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Leveling the playing field for academic success

Photo by Mary Knox Merrill.

SquashBusters, an after-school youth enrichment program located on Northeastern University’s campus, marked its 15th anniversary with the annual SquashBusters Derby that included spirited squash matches and a celebration of student achievements and the program’s success.

Since SquashBusters began in 1996, nearly all of the 300 participating urban youths have graduated middle and high school, with 90 percent going on to college. SquashBuster students start the program in sixth grade and continue through high school. Youths not only learn the game of squash, but also receive hands-on academic help and perform community service.

At the event, Northeastern was among the community partners honored for its longstanding support of the program. Peter Roby, Northeastern’s director of athletics and a member of the SquashBusters board of directors, said the program levels the playing field for many local youths to succeed academically and attend college. It also helps them learn more about themselves, and how to play a sport that is foreign to many inner-city children, he said.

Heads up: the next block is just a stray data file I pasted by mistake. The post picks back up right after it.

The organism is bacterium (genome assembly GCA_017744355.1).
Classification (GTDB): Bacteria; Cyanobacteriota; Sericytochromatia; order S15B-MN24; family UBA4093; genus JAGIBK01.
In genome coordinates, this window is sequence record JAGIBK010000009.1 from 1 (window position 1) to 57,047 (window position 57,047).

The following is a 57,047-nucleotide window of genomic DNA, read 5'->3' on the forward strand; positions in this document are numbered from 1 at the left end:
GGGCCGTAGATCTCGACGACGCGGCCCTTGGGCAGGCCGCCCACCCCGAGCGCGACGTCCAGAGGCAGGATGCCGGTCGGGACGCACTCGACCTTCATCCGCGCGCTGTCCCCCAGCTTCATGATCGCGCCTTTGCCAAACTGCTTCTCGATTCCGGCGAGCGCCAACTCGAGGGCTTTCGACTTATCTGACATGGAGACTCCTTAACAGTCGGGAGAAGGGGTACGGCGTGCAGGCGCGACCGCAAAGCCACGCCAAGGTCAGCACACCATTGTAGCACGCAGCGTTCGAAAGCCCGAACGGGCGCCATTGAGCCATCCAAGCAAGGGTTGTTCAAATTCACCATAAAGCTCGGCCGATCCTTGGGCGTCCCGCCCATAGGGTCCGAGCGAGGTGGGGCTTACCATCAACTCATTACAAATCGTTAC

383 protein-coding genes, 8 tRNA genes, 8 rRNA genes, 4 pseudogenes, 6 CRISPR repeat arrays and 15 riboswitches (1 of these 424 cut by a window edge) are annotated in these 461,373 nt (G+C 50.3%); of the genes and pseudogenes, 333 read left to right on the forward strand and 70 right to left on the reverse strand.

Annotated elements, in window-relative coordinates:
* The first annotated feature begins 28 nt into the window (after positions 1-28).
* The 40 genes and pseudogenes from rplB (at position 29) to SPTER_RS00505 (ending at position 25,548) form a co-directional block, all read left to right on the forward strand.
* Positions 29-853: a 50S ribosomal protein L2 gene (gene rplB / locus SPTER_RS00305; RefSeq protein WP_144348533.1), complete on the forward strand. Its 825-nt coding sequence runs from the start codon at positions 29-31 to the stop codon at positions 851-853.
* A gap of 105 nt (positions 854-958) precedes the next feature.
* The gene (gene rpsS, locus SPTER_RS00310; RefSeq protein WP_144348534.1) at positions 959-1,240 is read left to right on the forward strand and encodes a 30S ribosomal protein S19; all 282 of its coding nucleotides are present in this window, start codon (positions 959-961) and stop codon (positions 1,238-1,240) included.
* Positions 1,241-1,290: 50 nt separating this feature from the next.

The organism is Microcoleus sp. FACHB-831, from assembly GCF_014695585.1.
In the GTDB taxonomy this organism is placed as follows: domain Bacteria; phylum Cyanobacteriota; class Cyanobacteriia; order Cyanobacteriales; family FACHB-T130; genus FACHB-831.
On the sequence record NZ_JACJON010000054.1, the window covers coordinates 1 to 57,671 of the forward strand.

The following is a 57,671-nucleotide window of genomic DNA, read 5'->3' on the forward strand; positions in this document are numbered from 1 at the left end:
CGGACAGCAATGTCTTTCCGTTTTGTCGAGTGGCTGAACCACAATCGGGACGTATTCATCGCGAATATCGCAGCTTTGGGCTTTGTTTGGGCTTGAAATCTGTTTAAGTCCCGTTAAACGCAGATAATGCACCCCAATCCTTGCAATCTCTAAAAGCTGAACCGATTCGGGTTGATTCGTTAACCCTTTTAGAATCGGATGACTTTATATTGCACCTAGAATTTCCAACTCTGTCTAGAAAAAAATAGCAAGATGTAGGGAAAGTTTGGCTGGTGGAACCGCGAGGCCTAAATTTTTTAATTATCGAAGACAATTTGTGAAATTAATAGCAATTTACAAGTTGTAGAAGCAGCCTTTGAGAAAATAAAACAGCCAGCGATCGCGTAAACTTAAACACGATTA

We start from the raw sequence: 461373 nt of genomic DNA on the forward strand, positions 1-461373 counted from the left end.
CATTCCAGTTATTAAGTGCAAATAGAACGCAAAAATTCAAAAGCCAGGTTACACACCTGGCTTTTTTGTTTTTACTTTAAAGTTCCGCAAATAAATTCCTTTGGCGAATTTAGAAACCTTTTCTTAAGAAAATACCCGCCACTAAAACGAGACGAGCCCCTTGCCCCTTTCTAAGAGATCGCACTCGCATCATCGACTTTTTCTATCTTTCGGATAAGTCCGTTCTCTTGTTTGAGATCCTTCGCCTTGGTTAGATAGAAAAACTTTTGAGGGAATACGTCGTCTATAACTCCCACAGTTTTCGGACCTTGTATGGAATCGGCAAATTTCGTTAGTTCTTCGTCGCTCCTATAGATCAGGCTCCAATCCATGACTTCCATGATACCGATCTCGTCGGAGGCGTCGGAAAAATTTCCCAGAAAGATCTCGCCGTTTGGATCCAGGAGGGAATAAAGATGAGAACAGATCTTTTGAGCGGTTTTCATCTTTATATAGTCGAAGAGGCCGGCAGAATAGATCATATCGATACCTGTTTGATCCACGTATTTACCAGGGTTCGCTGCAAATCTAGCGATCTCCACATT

“It’s a source of pride for us at Northeastern, and it’s certainly a source of pride for everyone associated with SquashBusters,” said Roby, who accepted an award on the University’s behalf.

The fifth-annual SquashBusters Derby, held on May 7 at the Badger & Rosen SquashBusters Center, corresponded with the running of the Kentucky Derby at Churchill Downs.

The eight derby teams were each comprised of a professional squash player, amateur players and SquashBuster youths. The first leg of the SquashBusters Derby was held in the months prior to the event, as teams worked to raise money and support for the program. On the day of the derby, the teams competed in round-robin matches, with players facing off one-on-one depending on their skill level.

Among the visitors in attendance were men donning suits and women in stylish dresses and fancy hats — mirroring the crowd gathered for the Kentucky Derby, which was shown live on a big screen.

SquashBusters moved to Northeastern’s campus in 2003 with the completion of the state-of-the-art Badger & Rosen SquashBusters Center. Greg Zaff, founder of SquashBusters, said this partnership played a pivotal role in the program’s success, and has sparked the growth of other urban squash programs for youth nationwide.

“Northeastern gave us a shot, and we succeeded because of Northeastern,” he said.

Ming Tsai, an award-winning chef and longtime squash player, served up Asian sloppy joes at the derby. Tsai, a member of the SquashBusters advisory board, said, “I’ve seen what this program does for these kids. It changes their lives.”

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